Following on from yesterday’s post with Poul Nyrup Rasmussen, outgoing leader of the Party of European Socialists (PES), today’s post is an interview with Sir Graham Watson, the newly elected President of the European Liberal Democrat and Reform party (ELDR). As the name suggests, the ELDR is the liberal party in the European Parliament. Each European political party is comprised of national political parties from across the EU, and Sir Graham Watson is a member of the UK Liberal Democrats.
First up, we’ve had several people calling for a radical “paradigm shift” for Europe (including Rasmussen). Peter, for example, left a comment arguing that what he calls our “obsession with growth” is unsustainable. Is there an unresolvable tension, then, between economic growth and environmental sustainability?
I think there is a tension between growth and sustainability, but it depends how you define growth. We have a rather crazy system where if a person is in a car accident, then the repair of the car and the treatement are counted as economic growth. Clearly, growth has to be sustainable. So, economic growth in a way that will prejudice future generations to live on Earth is clearly not a good thing. On the other hand, trade between countries that drives down prices brings benefits for everybody.
Speaking of “tension”, there’s also a tension within contemporary liberal politics, isn’t there? Between what might be called “economic liberalism” and “social liberalism”? One seems to call for a greater focus on economic freedom and market economics, whilst the other places a greater focus on state intervention and welfare. Is it possible to resolve this tension?
One of the things I find interesting is that all of the political families are families which group people together around certain themes that define their ideology. I’m sometimes surprised, for example, when I look at the socialist group, which includes members that many people would describe as the extreme left and others that are barely centre-left, like the UK Labour Party. The liberal group, compared to the socialist group, is much more ideologically unified. Of course, it’s always easy to find unity in a smaller group.
But there is a tension, isn’t there, when Guy Verhofstadt (the leader of ALDE – the coalition of Watson’s ELDR and the centrist European Democratic Party in the European Parliament) repeatedly calls for a “United States of Europe”? Some members of the ELDR party are classical liberals and thus very much in favour of smaller government, and here is the leader of ALDE calling for a new, continent-wide level of government.
I don’t find any tension with that goal. One of the characteristics of liberals is that we have always been internationalist. We’ve always believed that it’s the way to provide peace and a society that no longer discriminates against people. Where there may be a tension is over the speed of that development towards a federal Europe. There are some who are federalists now; I believe my colleague Andrew Duff has recently published a pamphlet entitled Federal Union Now.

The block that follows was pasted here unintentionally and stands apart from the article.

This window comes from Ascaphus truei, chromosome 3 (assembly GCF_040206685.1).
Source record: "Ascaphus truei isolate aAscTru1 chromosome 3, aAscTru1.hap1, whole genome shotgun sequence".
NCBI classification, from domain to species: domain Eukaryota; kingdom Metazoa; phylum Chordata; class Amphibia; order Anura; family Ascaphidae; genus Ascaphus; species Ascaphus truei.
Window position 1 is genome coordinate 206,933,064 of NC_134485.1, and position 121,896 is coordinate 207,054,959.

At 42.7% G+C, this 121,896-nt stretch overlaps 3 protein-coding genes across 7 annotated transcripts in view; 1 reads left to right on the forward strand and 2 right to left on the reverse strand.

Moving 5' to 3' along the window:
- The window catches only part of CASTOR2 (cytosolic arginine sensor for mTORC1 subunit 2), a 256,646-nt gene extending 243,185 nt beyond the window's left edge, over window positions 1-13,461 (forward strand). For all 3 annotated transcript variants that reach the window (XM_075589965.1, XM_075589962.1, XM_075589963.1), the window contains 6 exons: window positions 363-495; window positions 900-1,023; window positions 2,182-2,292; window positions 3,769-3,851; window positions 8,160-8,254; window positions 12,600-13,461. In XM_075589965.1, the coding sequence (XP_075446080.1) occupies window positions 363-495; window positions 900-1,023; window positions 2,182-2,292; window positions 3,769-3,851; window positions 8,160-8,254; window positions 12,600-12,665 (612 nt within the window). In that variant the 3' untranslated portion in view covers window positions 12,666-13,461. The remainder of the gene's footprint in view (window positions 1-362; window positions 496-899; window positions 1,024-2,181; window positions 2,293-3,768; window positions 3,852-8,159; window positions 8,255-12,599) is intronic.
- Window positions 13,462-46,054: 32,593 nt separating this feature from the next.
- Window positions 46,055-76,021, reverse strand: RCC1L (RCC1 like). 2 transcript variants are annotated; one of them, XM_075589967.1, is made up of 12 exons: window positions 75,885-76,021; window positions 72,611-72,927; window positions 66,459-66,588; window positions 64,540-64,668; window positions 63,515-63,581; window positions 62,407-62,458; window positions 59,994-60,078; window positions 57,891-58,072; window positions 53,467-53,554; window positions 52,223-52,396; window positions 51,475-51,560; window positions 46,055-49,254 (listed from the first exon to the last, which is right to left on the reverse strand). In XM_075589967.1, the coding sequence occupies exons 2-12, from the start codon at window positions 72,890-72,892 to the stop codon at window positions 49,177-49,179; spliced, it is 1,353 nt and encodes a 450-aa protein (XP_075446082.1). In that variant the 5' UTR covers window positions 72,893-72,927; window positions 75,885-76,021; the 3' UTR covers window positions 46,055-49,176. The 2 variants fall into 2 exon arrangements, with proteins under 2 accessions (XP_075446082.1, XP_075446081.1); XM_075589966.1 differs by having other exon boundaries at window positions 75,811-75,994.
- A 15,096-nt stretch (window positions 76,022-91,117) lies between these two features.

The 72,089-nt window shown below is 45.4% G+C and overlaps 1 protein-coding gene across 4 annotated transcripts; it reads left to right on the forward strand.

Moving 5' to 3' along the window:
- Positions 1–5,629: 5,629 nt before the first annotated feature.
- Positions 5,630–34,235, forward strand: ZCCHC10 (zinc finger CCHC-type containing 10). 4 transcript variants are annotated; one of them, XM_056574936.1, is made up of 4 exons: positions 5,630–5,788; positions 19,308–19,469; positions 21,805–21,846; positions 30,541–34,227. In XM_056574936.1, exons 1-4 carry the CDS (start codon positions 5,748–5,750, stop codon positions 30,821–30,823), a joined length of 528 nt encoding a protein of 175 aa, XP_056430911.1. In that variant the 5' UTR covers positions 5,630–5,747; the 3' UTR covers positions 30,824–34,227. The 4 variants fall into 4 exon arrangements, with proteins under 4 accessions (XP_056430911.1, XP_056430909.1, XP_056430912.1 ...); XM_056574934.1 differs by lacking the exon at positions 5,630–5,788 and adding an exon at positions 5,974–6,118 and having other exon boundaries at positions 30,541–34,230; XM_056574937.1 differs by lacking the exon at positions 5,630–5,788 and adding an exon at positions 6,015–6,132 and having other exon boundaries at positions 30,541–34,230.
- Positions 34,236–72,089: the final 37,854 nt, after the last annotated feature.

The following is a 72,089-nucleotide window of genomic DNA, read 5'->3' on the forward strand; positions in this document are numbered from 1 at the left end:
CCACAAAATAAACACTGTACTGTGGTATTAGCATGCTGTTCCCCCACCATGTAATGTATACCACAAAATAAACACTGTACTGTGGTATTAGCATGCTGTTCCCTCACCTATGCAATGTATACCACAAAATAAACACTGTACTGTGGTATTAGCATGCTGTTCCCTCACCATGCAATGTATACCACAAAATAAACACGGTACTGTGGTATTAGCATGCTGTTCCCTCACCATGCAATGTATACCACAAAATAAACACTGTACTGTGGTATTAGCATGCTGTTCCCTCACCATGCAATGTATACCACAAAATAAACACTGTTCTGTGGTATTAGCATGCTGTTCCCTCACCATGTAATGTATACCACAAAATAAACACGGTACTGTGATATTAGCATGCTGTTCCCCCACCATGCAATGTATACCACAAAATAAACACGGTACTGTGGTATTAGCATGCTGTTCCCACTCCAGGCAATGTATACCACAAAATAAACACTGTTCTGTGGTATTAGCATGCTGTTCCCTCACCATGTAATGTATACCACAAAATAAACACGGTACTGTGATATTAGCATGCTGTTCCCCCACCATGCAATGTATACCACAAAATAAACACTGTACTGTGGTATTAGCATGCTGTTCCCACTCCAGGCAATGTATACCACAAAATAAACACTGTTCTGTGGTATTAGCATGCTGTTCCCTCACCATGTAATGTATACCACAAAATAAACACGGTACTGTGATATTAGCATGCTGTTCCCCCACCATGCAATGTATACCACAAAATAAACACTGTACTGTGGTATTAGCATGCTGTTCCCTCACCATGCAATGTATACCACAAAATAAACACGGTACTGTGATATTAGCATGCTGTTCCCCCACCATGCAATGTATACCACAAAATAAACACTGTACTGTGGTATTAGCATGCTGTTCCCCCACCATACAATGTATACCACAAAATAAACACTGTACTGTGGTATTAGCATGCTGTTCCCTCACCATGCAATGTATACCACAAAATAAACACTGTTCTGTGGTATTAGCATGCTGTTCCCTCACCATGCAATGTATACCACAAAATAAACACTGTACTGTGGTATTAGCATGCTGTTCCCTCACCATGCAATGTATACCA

Aren’t there problems, though, with the way democracy works at the European level? After the Danish elections in September, for example, the Centre-right liberal party Venstre (a member of the ELDR) was ousted from power by a coalition including the Danish Social Liberal Party (another member of ELDR) and your party’s press release touted this as a great victory! Does it make sense for the ELDR to have more than one member in each EU country?
Logic and politics don’t always go together. Of course, it would make more sense to have one party in each country. For historical reasons, however, the one party in Denmark divided into two parties in 1905, the Radikale Venstre and the Venstre. They now sit on different sides of the political divide; one could broadly describe one as a social liberal party and the other as economically liberal. But, in fact, members of the two parties work together in the European Parliament. There is, as chance would have it, even a third liberal party in Denmark: the Liberal Alliance (though not a member of the ELDR). And I suppose the thing that liberals should celebrate is that liberal parties collectively polled 48% of the vote in Denmark.
What do YOU think? Does European Liberalism have a clear ideology? Or is there a tension between “economic liberalism” and “social liberalism” that cannot be resolved? Tell us why you vote (or DON’T vote) for European liberal parties in the comments. Let us know your thoughts in the form below and we’ll take them to policy-makers and experts for their reactions.